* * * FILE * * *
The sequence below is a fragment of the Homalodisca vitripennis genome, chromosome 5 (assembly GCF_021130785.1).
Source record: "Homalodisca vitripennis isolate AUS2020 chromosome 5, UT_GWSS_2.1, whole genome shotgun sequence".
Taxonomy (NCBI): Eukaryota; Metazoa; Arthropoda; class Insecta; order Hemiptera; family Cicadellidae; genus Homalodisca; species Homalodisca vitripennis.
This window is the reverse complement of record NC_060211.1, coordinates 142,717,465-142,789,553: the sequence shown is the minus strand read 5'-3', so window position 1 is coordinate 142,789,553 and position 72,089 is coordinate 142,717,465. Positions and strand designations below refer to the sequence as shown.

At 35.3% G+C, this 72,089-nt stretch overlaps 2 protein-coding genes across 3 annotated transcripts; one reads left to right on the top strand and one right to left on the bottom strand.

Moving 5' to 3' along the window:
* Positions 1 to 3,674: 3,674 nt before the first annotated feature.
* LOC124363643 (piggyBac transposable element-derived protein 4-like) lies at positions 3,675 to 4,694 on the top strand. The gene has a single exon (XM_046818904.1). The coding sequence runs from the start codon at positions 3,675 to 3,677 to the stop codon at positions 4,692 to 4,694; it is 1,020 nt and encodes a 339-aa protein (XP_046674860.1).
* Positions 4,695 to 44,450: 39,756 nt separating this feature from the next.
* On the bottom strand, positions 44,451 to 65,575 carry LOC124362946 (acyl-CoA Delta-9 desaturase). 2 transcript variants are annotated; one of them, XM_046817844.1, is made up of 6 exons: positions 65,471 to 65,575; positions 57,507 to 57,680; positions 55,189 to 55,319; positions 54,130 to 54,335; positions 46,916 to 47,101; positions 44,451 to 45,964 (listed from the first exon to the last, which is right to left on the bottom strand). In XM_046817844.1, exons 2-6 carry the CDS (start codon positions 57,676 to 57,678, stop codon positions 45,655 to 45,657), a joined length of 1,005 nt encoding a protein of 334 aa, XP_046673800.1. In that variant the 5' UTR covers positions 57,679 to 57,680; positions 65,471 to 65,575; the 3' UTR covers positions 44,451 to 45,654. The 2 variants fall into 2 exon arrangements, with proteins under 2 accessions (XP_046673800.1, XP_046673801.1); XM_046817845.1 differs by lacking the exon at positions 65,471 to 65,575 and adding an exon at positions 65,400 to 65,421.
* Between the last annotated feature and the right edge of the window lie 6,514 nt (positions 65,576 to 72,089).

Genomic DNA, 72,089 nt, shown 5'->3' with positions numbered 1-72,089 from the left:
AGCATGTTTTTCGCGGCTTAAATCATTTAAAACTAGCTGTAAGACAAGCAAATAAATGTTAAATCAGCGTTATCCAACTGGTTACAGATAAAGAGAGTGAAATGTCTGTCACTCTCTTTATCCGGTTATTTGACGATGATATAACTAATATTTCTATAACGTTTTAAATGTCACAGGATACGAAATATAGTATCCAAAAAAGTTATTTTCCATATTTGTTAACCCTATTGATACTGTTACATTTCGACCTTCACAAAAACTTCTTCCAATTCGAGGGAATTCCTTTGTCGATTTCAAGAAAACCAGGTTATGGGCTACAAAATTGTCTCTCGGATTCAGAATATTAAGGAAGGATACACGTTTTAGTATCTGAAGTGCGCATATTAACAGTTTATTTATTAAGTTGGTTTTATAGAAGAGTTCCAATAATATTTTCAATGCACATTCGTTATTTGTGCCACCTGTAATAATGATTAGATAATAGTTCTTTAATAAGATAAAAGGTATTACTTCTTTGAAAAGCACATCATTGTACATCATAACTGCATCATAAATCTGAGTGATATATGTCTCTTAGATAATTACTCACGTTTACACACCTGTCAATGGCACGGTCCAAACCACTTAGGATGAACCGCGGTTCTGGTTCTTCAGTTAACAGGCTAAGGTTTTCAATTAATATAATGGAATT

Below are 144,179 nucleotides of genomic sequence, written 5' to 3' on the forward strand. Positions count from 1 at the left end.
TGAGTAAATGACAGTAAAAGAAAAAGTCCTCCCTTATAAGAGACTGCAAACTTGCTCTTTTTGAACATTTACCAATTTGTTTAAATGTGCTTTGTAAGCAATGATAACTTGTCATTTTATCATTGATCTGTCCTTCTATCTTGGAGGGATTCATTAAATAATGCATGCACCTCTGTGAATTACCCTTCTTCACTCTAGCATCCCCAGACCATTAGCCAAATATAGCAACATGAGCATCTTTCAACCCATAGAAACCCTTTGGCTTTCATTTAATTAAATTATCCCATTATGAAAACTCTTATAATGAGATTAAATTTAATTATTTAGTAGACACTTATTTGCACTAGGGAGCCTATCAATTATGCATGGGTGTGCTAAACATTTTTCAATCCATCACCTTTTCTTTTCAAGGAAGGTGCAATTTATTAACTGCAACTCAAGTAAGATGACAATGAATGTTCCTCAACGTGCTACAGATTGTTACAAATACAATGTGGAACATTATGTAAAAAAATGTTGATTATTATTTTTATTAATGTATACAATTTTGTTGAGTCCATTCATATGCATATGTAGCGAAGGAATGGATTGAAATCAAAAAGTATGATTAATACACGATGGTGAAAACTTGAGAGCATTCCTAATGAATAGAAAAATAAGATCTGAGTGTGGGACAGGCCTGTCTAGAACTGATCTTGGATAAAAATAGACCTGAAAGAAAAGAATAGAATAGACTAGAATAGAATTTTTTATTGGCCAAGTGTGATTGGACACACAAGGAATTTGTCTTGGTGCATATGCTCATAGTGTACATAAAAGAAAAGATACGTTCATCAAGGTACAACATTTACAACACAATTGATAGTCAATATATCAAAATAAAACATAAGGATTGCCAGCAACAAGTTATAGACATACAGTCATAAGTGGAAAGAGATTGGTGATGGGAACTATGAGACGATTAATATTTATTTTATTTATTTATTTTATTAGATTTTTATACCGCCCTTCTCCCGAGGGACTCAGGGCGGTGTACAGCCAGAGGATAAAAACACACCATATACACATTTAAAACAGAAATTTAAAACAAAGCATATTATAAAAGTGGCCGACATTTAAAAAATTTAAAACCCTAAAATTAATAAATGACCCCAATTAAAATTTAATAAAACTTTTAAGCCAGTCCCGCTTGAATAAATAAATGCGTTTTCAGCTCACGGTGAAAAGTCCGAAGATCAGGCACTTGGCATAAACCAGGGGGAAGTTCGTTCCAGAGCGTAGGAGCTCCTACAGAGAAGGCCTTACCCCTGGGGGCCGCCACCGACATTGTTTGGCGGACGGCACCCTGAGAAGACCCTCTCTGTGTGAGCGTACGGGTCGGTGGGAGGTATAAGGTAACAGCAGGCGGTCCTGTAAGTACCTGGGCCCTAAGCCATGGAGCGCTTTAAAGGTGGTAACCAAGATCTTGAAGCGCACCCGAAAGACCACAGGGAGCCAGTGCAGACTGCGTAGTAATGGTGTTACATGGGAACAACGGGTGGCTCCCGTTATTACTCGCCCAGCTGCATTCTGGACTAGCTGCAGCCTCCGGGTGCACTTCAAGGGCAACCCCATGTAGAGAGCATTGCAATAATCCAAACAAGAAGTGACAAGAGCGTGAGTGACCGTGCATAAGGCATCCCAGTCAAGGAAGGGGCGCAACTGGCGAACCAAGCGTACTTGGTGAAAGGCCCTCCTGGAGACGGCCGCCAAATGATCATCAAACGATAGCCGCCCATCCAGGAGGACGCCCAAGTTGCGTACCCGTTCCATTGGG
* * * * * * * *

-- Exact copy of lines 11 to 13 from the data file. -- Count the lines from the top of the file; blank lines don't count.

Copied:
* Between the last annotated feature and the right edge of the window lie 6,514 nt (positions 65,576 to 72,089).

Genomic DNA, 72,089 nt, shown 5'->3' with positions numbered 1-72,089 from the left:
AGCATGTTTTTCGCGGCTTAAATCATTTAAAACTAGCTGTAAGACAAGCAAATAAATGTTAAATCAGCGTTATCCAACTGGTTACAGATAAAGAGAGTGAAATGTCTGTCACTCTCTTTATCCGGTTATTTGACGATGATATAACTAATATTTCTATAACGTTTTAAATGTCACAGGATACGAAATATAGTATCCAAAAAAGTTATTTTCCATATTTGTTAACCCTATTGATACTGTTACATTTCGACCTTCACAAAAACTTCTTCCAATTCGAGGGAATTCCTTTGTCGATTTCAAGAAAACCAGGTTATGGGCTACAAAATTGTCTCTCGGATTCAGAATATTAAGGAAGGATACACGTTTTAGTATCTGAAGTGCGCATATTAACAGTTTATTTATTAAGTTGGTTTTATAGAAGAGTTCCAATAATATTTTCAATGCACATTCGTTATTTGTGCCACCTGTAATAATGATTAGATAATAGTTCTTTAATAAGATAAAAGGTATTACTTCTTTGAAAAGCACATCATTGTACATCATAACTGCATCATAAATCTGAGTGATATATGTCTCTTAGATAATTACTCACGTTTACACACCTGTCAATGGCACGGTCCAAACCACTTAGGATGAACCGCGGTTCTGGTTCTTCAGTTAACAGGCTAAGGTTTTCAATTAATATAATGGAATT